A 7 per cent fall in GDP during the June quarter is pretty much to have been expected. Led by spending falls on transport (down over 80 per cent) and in cafes (down 56 per cent), household spending was down 12 per cent.
But there is no shortage of demand – the household saving rate has shot up from 6 per cent to nearly 20 per cent. Though precautionary saving is doubtless a factor, people have limited opportunities to spend their money rather than being short of funds.
The consumption foregone in the recent quarter is lost – and further losses will be recorded during the current quarter. And there will be lasting changes in demand, including a permanent dip in demand for office facilities, which will require building modifications and adaptations. Nonetheless, the crisis has not impacted the fundamental production base of the economy — its facilities and skills. Left to itself output will mend and do so quite rapidly – the high pent-up savings, low interest rates will help considerably in this respect.
Governments can easily impede the recovery just as they were instrumental in augmenting the severity of the recession.
There are two concerns regarding the Commonwealth in this respect.
The first is its selection of advisers. The Treasury hierarchy is dominated by men and women who are wedded to a Keynesian view of the world. Their predilection is to introduce demand stimuli when the issue is not lack of demand but supply. Pump priming measures are unnecessary and would add costs.
Even where supply augmentation is favoured, we have a problem that the senior Treasury people gained their promotions because they fostered subsidies to green power and punitive taxes on low-cost coal for electricity. They are likely to favour more such action, which detracts rather than adds to supply and productivity.
Indeed, the Treasury and RBA have been calling upon the states to inject more infrastructure funding into the recovery. Perhaps in response, the Victorian energy minister Lily D’Ambrosio is today briefing investors seeking ways to build another 600 MW of renewable capacity. This form of energy is already testing the capacity of the electricity system and discouraging productive investment by burdening coal generators which, rather than being subsidised, are actually taxed through coal royalties.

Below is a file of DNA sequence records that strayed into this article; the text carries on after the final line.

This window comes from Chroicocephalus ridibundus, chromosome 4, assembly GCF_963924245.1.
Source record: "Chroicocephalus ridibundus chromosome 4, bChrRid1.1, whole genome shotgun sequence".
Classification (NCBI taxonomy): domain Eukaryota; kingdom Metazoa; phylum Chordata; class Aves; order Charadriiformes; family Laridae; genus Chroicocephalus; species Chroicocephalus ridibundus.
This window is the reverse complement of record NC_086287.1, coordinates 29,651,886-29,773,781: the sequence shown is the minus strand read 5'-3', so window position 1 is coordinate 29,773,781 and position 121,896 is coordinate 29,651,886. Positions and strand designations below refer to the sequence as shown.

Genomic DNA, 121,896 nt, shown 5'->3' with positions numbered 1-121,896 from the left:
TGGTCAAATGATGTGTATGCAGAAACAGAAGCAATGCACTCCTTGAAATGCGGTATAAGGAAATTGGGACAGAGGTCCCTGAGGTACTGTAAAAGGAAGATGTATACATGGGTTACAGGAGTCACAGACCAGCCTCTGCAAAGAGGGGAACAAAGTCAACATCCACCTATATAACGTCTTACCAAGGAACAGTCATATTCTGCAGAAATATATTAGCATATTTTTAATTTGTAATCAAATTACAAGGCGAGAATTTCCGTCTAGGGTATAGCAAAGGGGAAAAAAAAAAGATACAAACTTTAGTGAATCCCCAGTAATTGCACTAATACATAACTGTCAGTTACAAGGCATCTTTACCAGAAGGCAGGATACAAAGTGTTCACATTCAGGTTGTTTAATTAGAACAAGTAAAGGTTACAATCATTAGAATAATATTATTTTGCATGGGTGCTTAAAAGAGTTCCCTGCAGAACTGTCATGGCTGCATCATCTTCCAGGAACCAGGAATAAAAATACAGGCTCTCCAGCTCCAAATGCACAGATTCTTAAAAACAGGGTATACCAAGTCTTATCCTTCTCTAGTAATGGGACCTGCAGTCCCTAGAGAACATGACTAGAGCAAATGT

Secondly, as it presently operates, the Commonwealth is the cash dispenser to State governments. Each state, even the larger ones, can take costly actions confident that the costs of this will largely be recovered with funds from other states.
The most egregious case concerns Victoria where 17 per cent of adults have a job but no work compared with 4.6 per cent in the rest of the country. The rest of the Commonwealth is subsidising Victoria, and the Commonwealth must find ways of applying influence proportionate to the funding it supplies. Quite appropriately, in addressing the way out, the Treasurer drew specific attention to this. Providing different rates for different states would be one such approach.
Jobseeker has to end — and the sooner the better. Its financing imposes a crushing burden on future real income levels and it will increasingly, by providing “sit-down” money, inhibit labour flexibility. Hopefully, the Commonwealth will not succumb to pressures from the opposition and sillier members of the crossbench to further extend this $300 billion program.
Governments can assist recovery in many ways. Investment depreciation measures that have been put in place are among these. Other beneficial actions would include lightening the green tape and red tape that adds so much in cost and uncertainty to business decisions and growth-enhancing investment. Similarly, the rigid industrial relations laws would, if relaxed, allow much higher productivity. The Treasurer has addressed opening borders as a necessary approach but left unstated any timetable to wind-back the draconian restrictions the Commonwealth itself has in place.
In addition, as illustrated by Adam Creighton’s exposure of “bullshit jobs” (like the $249,000 ‘director of intersectionality and inclusion role’ at the Victoria Department of Justice) we have to eliminate the colossal waste within a largely unproductive bureaucracy. It is also advisable that Australia recognise its stature in the world and vulnerability to Chinese countermeasures in response to insults, however legitimate, thrown their way. Beef and wine are already targeted.
Governments can help the recovery but they will have a negative effect if they attempt to micromanage. In this respect, the Treasurer wants to “boost aggregate demand”. He had in mind reductions in regulations to augment the supply side of the economy but did also mention increased social spending and boosts to demand. Hopefully, these demand-enhancing agendas will be dropped.
Alan Moran is with Regulation Economics.
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